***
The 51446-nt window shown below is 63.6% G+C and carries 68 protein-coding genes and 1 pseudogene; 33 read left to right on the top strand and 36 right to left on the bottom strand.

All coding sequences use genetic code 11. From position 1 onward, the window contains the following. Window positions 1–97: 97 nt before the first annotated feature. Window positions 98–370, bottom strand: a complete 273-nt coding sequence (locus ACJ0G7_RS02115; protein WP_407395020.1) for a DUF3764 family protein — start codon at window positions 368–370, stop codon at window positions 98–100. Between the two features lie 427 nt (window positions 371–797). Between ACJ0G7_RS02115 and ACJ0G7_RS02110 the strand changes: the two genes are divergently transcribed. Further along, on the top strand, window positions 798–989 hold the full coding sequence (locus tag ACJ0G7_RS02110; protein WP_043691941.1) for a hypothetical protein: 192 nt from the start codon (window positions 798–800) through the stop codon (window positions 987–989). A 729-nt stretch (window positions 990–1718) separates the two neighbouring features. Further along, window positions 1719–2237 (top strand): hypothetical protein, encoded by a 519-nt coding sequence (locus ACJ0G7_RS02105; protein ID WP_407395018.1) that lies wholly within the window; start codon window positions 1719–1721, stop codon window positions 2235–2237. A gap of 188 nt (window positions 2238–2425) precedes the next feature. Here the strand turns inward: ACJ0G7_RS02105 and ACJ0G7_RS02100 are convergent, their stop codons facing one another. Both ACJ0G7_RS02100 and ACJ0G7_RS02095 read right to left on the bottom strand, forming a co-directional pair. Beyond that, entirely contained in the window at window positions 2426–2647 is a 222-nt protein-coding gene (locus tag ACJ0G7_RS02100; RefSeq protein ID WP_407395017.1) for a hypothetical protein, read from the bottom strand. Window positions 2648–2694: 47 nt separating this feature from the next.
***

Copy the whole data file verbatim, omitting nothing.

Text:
The 51446-nt window shown below is 63.6% G+C and carries 68 protein-coding genes and 1 pseudogene; 33 read left to right on the top strand and 36 right to left on the bottom strand.

All coding sequences use genetic code 11. From position 1 onward, the window contains the following. Window positions 1–97: 97 nt before the first annotated feature. Window positions 98–370, bottom strand: a complete 273-nt coding sequence (locus ACJ0G7_RS02115; protein WP_407395020.1) for a DUF3764 family protein — start codon at window positions 368–370, stop codon at window positions 98–100. Between the two features lie 427 nt (window positions 371–797). Between ACJ0G7_RS02115 and ACJ0G7_RS02110 the strand changes: the two genes are divergently transcribed. Further along, on the top strand, window positions 798–989 hold the full coding sequence (locus tag ACJ0G7_RS02110; protein WP_043691941.1) for a hypothetical protein: 192 nt from the start codon (window positions 798–800) through the stop codon (window positions 987–989). A 729-nt stretch (window positions 990–1718) separates the two neighbouring features. Further along, window positions 1719–2237 (top strand): hypothetical protein, encoded by a 519-nt coding sequence (locus ACJ0G7_RS02105; protein ID WP_407395018.1) that lies wholly within the window; start codon window positions 1719–1721, stop codon window positions 2235–2237. A gap of 188 nt (window positions 2238–2425) precedes the next feature. Here the strand turns inward: ACJ0G7_RS02105 and ACJ0G7_RS02100 are convergent, their stop codons facing one another. Both ACJ0G7_RS02100 and ACJ0G7_RS02095 read right to left on the bottom strand, forming a co-directional pair. Beyond that, entirely contained in the window at window positions 2426–2647 is a 222-nt protein-coding gene (locus tag ACJ0G7_RS02100; RefSeq protein ID WP_407395017.1) for a hypothetical protein, read from the bottom strand. Window positions 2648–2694: 47 nt separating this feature from the next.